Be “body aware.” If something is hurting, there’s a reason for it. Listen to your body. Adjust how you’re working before the pain gets bad.
Share which safeguards and coping techniques you use or plan to use in the comments.
Why do you write? Get your free quizto find out on Colleen’s website, Writing and Wellness, where you can learn more about writing pain-free.
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Colleen M. Story is a novelist, freelance writer, writing coach, and speaker with over 20 years in the creative writing industry. Her latest novel, The Beached Ones, released from CamCat Books on July 26, 2022. Her previous novel, Loreena's Gift, was a Foreword Reviews’ INDIES Book of the Year Awards winner, among others.
Thank you for the great tips, Colleen! I need to try one of those coccyx cushions. My biggest challenge is moving more. When I get in the flow, I don't even hear the timer intended to remind me to move. Now, I'm trying a timer across the room. lol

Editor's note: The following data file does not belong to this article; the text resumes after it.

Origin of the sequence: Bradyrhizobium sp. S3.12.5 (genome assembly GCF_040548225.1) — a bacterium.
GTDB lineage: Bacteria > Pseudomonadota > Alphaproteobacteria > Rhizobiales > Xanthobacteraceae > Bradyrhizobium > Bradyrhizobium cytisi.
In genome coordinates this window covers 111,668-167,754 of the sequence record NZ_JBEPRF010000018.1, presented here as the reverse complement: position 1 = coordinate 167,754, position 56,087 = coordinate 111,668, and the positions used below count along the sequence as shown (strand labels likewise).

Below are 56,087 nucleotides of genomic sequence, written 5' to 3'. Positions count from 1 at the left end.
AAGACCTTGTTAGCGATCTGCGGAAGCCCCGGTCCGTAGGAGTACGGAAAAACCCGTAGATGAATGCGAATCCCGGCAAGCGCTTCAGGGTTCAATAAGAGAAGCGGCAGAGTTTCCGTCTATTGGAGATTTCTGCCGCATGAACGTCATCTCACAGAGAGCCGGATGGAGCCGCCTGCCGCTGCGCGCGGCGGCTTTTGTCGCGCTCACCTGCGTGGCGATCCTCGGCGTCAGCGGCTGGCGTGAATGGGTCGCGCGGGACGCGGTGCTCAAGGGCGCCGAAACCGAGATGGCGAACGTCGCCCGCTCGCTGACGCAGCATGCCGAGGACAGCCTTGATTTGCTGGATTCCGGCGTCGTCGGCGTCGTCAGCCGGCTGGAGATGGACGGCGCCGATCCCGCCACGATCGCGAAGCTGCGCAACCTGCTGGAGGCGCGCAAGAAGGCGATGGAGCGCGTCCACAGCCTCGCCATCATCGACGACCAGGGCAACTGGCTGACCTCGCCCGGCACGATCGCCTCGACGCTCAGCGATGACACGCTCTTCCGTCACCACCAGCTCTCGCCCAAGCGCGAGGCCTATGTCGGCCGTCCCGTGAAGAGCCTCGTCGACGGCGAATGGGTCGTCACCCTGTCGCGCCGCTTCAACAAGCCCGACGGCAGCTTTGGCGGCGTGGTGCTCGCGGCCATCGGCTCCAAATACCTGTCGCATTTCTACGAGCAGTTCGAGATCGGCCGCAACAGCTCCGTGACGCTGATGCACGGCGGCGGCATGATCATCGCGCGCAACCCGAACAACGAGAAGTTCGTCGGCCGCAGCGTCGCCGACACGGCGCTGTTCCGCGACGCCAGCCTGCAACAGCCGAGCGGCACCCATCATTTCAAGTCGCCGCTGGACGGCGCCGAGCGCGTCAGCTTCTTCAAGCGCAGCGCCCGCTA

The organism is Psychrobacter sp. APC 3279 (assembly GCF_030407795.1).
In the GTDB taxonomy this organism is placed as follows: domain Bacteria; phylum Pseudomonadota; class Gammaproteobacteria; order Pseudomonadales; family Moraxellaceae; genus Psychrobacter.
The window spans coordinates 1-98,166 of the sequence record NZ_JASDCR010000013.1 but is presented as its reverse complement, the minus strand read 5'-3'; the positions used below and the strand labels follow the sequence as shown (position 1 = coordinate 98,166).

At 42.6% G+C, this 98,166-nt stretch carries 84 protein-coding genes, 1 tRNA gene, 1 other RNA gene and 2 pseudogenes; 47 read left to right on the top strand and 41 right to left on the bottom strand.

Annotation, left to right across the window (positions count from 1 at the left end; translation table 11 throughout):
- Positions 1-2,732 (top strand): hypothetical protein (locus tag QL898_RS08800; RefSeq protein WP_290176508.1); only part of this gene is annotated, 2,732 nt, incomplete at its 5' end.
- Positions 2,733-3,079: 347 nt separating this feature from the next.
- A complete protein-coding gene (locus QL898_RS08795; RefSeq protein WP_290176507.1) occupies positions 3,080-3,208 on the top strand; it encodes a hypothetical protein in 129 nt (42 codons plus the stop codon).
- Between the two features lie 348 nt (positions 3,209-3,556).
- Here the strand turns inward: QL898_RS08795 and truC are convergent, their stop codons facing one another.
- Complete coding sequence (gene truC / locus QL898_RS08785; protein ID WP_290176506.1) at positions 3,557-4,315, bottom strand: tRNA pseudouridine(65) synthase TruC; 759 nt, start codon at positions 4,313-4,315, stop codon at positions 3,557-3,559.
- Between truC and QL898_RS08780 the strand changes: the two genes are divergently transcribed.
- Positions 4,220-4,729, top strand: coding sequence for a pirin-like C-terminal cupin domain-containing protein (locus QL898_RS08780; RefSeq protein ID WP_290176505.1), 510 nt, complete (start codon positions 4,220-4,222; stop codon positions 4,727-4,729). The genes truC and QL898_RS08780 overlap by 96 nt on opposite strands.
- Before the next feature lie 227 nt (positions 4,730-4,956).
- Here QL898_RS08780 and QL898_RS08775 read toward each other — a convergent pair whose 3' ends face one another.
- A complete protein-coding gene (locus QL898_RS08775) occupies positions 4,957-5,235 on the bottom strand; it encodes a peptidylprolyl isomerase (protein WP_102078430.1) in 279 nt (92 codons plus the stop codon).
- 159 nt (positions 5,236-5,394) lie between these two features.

Ha ha. That sounds like a great idea, Lynette! And those cushions save me. I have them for my car too!
These are all great suggestions, Colleen. I really need to work on sitting less than I do. Although a good chair and daily yoga helps.
I think I might try Lynette's suggestion of a timer that I'd need to walk to in order to reach it.
Thanks, Ellen! Yes the moving really is key. With every year that passes I realize that more!
Great post, Colleen. Now I just some ways to deal with the mental pain that comes from writing!
Ha ha. Thanks, Eldred! Yes that's another post. 🙂
Thanks, Denise! Wishing you pain-free writing. 🙂
I love this post, and I think I need a coccyx pillow! I have a unique challenge -- I have a clotting disorder and need to have my feet up when I'm sitting. This puts a lot of strain on my lower back sometimes, so I have learned to stretch and move pretty often.
My other problem is I often slouch when I'm deep in the writing zone. Do you have a correction for that bad habit?